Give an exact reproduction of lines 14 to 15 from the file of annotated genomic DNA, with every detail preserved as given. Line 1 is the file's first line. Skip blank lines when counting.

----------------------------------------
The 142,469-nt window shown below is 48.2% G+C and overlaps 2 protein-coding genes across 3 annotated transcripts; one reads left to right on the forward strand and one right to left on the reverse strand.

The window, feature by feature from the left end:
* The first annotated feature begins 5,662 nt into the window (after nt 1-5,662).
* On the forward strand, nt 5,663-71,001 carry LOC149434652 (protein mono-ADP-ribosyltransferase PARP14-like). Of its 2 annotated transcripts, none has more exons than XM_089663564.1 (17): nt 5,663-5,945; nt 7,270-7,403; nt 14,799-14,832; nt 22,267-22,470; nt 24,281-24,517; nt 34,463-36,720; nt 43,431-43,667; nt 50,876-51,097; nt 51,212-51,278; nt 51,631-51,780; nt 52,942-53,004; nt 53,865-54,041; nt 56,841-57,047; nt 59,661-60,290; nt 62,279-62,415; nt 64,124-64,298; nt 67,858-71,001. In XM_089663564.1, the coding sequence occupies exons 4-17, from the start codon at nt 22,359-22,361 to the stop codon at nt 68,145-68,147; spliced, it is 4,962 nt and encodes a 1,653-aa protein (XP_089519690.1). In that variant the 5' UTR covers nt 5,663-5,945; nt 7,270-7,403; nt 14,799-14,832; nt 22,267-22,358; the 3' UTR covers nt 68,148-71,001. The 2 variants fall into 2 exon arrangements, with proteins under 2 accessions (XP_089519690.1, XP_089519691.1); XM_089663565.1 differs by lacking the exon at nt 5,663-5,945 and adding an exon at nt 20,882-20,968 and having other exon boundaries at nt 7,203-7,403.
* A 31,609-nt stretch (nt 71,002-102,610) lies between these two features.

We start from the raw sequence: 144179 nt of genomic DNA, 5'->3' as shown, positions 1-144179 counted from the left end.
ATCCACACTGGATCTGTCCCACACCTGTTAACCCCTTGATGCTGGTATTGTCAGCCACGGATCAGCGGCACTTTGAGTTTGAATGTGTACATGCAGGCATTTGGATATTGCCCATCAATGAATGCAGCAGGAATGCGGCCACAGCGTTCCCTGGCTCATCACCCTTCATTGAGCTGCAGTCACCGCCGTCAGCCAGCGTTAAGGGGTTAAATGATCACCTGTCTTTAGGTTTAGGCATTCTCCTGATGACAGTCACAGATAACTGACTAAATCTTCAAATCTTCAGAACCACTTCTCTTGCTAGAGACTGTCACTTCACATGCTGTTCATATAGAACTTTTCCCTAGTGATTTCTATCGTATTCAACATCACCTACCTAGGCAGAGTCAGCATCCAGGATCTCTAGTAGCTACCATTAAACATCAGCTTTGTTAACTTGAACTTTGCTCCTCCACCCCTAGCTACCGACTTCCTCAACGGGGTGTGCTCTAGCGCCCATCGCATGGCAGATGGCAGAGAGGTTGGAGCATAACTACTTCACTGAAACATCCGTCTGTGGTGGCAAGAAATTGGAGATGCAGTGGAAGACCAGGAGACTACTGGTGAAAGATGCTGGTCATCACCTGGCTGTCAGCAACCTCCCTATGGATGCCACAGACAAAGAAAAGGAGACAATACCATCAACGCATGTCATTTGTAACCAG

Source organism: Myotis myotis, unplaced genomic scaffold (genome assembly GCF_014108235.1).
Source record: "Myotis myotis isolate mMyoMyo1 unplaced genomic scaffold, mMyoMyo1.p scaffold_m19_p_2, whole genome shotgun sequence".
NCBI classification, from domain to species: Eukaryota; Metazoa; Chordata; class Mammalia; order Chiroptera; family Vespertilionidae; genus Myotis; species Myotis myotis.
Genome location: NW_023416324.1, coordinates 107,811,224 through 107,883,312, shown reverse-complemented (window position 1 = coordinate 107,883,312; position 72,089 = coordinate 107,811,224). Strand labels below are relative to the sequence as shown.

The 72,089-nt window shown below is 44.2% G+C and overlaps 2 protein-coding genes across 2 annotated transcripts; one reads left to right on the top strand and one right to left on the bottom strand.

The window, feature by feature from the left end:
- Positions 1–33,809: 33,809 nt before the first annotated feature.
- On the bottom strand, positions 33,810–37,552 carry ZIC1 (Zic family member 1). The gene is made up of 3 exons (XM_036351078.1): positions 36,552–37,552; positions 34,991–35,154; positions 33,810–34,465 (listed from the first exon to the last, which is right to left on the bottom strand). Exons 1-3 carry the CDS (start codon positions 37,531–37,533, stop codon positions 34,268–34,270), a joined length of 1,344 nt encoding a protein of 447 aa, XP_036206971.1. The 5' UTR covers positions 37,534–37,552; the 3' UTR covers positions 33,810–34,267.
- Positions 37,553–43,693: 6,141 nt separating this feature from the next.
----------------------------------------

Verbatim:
- Positions 1–33,809: 33,809 nt before the first annotated feature.
- On the bottom strand, positions 33,810–37,552 carry ZIC1 (Zic family member 1). The gene is made up of 3 exons (XM_036351078.1): positions 36,552–37,552; positions 34,991–35,154; positions 33,810–34,465 (listed from the first exon to the last, which is right to left on the bottom strand). Exons 1-3 carry the CDS (start codon positions 37,531–37,533, stop codon positions 34,268–34,270), a joined length of 1,344 nt encoding a protein of 447 aa, XP_036206971.1. The 5' UTR covers positions 37,534–37,552; the 3' UTR covers positions 33,810–34,267.